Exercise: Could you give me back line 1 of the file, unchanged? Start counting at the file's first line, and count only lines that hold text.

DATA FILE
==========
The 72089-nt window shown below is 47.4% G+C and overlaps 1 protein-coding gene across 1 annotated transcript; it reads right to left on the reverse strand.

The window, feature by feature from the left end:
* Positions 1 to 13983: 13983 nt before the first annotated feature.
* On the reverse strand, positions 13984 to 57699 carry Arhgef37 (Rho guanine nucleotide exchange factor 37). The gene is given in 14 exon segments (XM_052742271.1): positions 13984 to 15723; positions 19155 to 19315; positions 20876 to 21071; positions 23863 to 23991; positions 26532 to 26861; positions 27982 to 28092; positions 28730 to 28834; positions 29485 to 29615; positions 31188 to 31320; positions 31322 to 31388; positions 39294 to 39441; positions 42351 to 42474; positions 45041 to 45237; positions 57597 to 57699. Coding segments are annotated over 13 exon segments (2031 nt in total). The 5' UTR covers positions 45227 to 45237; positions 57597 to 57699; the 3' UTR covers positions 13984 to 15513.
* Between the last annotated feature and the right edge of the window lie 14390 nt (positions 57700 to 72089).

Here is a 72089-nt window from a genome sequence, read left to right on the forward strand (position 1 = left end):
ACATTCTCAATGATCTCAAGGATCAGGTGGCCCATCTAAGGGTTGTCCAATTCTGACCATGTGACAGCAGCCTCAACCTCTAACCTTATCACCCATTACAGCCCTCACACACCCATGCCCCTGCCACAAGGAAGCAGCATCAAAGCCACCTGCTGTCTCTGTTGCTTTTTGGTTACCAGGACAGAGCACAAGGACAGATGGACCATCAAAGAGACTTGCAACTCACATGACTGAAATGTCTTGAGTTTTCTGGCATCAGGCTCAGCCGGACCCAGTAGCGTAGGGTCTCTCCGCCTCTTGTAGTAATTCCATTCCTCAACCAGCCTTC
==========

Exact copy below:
The 72089-nt window shown below is 47.4% G+C and overlaps 1 protein-coding gene across 1 annotated transcript; it reads right to left on the reverse strand.